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	David Sencer CDC Museum: Celebrating 20 Years

Ever wonder how CDC scientists merge old-fashioned detective work with high-tech science to crack the cases of mystery diseases? Get the Story! Visit the David J. Sencer CDC Museum at CDC Headquarters. This unique museum features award-winning permanent and changing exhibitions that focus on a variety of public health topics, as well as the history of CDC. The museum is free and open to the public so we would like to see you soon.

Now on Display

	Two photos from Where Children Sleep: Photographs by James MollisonWhere Children Sleep: Photographs by James Mollison
July 5 – October 25, 2016

Photographer James Mollison's breathtaking photography series, Where Children Sleep, captures deeply personal portraits of children from around the world, alongside images of where they sleep each night.

The photographs are arresting in the shocking disparity they portray. The viewer is also reminded of the vulnerability of all children, and their need for safe, stable and nurturing environments.


Museum Info

  • Hours
    Monday: 9am-5pm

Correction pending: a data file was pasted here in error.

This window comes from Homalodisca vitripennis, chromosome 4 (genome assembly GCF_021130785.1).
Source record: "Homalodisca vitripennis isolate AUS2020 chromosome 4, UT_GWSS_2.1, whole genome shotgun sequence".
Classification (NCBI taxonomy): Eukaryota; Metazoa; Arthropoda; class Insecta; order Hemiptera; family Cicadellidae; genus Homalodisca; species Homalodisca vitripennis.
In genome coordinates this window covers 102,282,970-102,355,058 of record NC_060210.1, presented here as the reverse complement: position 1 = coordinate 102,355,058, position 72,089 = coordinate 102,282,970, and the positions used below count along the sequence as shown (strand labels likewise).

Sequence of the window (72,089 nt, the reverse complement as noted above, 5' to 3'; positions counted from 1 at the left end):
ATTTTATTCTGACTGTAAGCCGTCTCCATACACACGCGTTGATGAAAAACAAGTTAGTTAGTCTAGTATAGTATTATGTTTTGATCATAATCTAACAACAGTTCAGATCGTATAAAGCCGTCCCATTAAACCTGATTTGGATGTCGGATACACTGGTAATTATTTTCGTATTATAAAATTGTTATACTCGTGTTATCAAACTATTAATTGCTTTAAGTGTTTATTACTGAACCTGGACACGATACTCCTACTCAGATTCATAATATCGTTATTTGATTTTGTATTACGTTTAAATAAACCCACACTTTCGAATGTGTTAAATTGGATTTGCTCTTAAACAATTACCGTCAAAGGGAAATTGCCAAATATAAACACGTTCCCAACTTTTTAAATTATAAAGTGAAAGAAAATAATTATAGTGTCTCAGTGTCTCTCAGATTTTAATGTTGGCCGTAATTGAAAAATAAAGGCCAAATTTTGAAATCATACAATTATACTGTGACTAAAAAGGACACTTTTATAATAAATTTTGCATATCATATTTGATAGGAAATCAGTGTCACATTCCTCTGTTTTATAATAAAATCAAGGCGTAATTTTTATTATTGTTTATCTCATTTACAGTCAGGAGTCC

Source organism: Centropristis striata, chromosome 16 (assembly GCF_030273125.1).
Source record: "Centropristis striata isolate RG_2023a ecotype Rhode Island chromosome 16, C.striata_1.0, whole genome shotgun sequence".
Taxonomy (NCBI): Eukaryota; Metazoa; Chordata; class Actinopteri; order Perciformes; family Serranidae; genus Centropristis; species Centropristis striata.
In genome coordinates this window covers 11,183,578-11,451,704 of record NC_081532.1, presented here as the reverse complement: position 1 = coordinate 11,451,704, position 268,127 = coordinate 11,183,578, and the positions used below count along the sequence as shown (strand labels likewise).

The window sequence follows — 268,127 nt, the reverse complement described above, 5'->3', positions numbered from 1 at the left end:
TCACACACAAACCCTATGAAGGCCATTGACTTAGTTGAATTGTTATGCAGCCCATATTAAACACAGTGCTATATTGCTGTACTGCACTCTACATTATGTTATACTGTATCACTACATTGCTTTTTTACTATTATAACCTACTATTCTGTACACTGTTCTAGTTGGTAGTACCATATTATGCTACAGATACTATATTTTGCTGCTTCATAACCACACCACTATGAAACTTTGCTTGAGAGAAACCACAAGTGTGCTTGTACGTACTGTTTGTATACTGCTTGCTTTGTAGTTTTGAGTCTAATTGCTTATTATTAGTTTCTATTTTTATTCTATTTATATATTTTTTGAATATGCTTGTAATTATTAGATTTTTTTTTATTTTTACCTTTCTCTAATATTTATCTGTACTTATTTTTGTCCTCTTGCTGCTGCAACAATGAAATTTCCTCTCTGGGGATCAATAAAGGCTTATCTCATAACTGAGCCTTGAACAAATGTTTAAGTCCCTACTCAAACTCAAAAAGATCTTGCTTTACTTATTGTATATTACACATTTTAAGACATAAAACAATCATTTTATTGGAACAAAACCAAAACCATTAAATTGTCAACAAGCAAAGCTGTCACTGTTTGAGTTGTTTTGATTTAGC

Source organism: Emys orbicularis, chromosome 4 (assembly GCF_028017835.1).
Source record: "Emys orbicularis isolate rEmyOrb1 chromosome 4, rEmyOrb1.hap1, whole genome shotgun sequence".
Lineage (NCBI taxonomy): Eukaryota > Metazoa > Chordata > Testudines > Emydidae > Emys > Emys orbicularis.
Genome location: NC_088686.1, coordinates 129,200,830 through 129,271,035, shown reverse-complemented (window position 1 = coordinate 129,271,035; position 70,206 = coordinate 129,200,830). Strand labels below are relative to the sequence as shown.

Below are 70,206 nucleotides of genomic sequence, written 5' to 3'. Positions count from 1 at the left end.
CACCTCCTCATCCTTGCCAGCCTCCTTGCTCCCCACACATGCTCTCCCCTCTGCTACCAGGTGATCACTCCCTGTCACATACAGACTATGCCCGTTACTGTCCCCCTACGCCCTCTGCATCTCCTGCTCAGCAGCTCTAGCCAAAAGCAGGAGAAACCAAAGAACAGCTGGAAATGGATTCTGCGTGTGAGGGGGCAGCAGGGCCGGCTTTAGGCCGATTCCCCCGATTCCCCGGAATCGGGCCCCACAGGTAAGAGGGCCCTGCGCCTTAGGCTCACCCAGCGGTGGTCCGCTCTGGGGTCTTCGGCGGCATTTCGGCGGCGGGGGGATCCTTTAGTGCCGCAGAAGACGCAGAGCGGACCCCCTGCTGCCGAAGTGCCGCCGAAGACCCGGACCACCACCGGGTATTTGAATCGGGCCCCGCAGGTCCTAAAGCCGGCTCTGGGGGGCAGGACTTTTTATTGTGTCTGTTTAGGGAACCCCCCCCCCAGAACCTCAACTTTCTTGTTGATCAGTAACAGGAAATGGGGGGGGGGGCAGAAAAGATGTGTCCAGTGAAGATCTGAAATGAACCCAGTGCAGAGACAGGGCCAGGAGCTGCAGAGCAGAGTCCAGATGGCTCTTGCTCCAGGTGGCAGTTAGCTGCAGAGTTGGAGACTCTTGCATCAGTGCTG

Tuesday: 9am-5pm
    Wednesday: 9am-5pm
    Thursday: 9am-7pm
    Friday: 9am-5pm
    Closed weekends & federal holidays
  • Location 1600 Clifton Road NE
    Atlanta, GA 30329
  • Phone 404-639-0830
  • Admission & Parking Free

Coming Soon

The museum will close on October 31st to install a new exhibition.

We will reopen on November 15th with A Lens on CDC: Photographs of Jim Gathany. For the past 30 years, Jim Gathany has been documenting CDC's scientific achievements, its significant events, its facilities, and its history. A Lens on CDC will celebrate Gathany's long career, the artistry of both his scientific and documentary work, and his incredible contributions to CDC.


Hidden History

	Museum artifacts in storage

Stories from the Collection

Discover the stories behind the historic objects at the CDC Museum. Learn why they are valuable to CDC's history, and how they came to be a part of the collection.


  • Page last reviewed: February 4, 2014
  • Page last updated: September 26, 2016
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